Congress Grapples with Stock Option Issue
For the second time in a decade, Congress is taking up the mandatory expensing of stock options, a controversial recommendation by FASB, which could be a direct hit to the bottom lines of many U.S. companies who use the options as a form of employee compensation. Last time, Congress passed a bill that overwhelmingly called on FASB to abandon its stock option plan, which is how FASB came to pass the lesser version requiring the impact of the options be footnoted in company financial statements.
Congress is getting ready to go around again on the issue, with a variety of opinions emerging among members. Some worry that by taking action, Congress would be compromising FASB’s independence by setting a bad precedent, CBS MarketWatch reported.
"Congress' interference resulted in disastrous consequences," Sen. Peter Fitzgerald proclaimed at a hearing he chaired Tuesday afternoon in the Senate Subcommittee on Financial Management. "The Senate opened the floodgates to 'anything goes' accounting, " Fitzgerald said, referring to what happened a decade ago.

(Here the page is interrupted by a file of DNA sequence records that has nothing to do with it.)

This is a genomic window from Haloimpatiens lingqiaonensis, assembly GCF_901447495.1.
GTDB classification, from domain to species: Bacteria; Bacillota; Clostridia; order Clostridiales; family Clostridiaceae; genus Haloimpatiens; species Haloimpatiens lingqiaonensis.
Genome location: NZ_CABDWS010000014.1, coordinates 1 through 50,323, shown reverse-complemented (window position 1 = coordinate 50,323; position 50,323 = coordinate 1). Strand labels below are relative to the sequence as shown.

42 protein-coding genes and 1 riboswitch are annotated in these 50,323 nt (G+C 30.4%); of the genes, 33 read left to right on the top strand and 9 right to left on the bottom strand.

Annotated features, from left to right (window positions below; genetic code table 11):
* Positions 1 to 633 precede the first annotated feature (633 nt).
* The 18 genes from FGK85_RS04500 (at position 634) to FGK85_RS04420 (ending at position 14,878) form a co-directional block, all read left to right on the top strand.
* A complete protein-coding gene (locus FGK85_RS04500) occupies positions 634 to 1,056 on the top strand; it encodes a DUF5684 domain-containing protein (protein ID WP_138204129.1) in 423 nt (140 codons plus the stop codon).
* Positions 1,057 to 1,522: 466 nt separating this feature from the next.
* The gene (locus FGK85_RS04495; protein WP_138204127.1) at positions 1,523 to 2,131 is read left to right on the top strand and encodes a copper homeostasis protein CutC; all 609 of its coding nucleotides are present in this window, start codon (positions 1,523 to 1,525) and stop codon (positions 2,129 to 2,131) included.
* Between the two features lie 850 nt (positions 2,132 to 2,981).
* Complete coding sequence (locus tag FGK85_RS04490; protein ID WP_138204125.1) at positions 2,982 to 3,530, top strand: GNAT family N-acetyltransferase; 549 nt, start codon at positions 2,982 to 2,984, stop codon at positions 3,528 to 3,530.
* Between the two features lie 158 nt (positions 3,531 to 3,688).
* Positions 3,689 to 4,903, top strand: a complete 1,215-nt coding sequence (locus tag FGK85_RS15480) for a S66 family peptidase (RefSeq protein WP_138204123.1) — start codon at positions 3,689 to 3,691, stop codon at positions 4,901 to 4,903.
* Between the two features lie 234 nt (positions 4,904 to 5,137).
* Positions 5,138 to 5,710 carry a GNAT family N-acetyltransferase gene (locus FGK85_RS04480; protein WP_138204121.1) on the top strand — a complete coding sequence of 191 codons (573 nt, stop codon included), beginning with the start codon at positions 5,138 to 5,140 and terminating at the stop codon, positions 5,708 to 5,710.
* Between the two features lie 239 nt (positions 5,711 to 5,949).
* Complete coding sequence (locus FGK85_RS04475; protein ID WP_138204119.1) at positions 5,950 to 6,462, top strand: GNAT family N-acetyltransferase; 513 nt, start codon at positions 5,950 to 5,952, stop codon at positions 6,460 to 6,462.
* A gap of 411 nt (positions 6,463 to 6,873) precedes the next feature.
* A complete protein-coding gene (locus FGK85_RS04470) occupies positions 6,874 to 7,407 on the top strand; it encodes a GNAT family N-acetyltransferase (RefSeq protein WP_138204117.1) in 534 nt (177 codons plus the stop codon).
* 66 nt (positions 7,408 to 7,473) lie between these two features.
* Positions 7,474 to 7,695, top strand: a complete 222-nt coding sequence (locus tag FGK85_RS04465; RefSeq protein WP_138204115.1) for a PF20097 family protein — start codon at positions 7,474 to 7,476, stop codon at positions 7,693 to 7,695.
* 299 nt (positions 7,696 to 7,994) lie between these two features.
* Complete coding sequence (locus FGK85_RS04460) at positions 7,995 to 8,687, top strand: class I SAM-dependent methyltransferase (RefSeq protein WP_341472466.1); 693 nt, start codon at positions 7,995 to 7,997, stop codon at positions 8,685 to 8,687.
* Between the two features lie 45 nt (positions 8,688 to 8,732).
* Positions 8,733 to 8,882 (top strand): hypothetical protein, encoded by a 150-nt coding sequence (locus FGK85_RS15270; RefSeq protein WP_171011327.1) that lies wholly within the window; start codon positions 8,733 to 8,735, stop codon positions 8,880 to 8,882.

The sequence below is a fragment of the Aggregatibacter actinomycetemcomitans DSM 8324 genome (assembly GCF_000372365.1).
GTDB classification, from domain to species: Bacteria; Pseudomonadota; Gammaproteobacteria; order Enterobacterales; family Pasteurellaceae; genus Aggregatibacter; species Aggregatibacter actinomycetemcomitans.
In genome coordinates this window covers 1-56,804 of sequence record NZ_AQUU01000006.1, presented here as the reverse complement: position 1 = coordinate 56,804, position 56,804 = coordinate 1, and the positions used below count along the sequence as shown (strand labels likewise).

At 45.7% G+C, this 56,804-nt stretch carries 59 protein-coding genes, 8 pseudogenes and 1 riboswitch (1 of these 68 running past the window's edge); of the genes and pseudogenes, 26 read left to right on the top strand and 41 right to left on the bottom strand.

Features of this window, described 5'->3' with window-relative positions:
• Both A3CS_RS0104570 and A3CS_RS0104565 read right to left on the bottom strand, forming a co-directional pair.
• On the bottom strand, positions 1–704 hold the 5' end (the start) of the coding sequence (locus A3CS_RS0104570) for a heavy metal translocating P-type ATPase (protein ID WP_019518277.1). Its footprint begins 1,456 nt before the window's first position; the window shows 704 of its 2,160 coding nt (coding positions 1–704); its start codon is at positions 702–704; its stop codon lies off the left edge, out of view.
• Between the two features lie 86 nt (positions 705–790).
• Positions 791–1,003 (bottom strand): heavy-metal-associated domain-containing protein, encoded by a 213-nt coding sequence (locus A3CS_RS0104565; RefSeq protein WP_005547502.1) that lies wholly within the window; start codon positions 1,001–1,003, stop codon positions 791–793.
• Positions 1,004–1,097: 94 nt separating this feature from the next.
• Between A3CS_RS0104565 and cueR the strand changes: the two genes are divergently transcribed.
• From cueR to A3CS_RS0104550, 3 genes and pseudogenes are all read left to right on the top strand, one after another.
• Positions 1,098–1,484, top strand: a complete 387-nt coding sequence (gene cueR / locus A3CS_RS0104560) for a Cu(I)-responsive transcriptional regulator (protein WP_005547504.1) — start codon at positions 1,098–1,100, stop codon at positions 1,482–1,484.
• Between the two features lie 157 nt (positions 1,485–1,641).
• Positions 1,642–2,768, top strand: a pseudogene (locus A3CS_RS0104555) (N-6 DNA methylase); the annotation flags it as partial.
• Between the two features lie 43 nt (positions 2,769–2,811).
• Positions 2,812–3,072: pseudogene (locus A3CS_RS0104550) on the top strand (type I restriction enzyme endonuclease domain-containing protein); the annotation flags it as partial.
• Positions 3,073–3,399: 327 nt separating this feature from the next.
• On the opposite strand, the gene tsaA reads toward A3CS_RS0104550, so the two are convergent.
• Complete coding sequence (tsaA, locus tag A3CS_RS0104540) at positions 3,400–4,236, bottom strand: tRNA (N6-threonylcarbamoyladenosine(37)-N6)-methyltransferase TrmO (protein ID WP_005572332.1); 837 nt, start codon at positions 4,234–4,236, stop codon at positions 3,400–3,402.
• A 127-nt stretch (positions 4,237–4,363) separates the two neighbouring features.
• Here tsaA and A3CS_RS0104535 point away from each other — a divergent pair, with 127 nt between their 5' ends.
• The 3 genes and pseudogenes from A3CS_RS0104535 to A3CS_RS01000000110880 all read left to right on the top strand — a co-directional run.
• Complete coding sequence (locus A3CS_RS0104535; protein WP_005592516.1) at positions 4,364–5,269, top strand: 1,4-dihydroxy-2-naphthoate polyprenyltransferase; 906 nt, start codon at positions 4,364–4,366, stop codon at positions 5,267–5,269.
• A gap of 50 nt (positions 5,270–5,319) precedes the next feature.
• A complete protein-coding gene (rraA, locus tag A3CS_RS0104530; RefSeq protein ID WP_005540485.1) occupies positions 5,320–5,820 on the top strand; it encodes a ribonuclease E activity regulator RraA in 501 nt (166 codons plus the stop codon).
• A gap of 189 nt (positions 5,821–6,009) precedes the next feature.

Those who favor the expensing of stock options tend to believe the compensation practice that became trendy in the 1990s led to some of the accounting scandals by giving executives an incentive to cook the books to improve stock prices, making their own options more valuable, CBS MarketWatch reported.
Politicizing the matter is not the way, some say. "That's the worse thing we can do," Sen. Carl Levin, the Michigan Democrat who led extensive investigations and hearings into Enron's collapse, told CBS. He said the sweeping Sarbanes-Oxley Act of 2002 was designed to promote the independence of FASB by giving it an independent funding source and thereby removing it from the congressional appropriations process.
Sen. Robert Bennett, (R-UT), who generally supports the FASB measure, looked directly at FASB Chairman Robert Herz at Tuesday’s hearing and told him his organization has "missed the boat badly."
"There is potential for significant harm," Bennett said, referring to the potential for serious economic consequences should the FASB measure be adopted.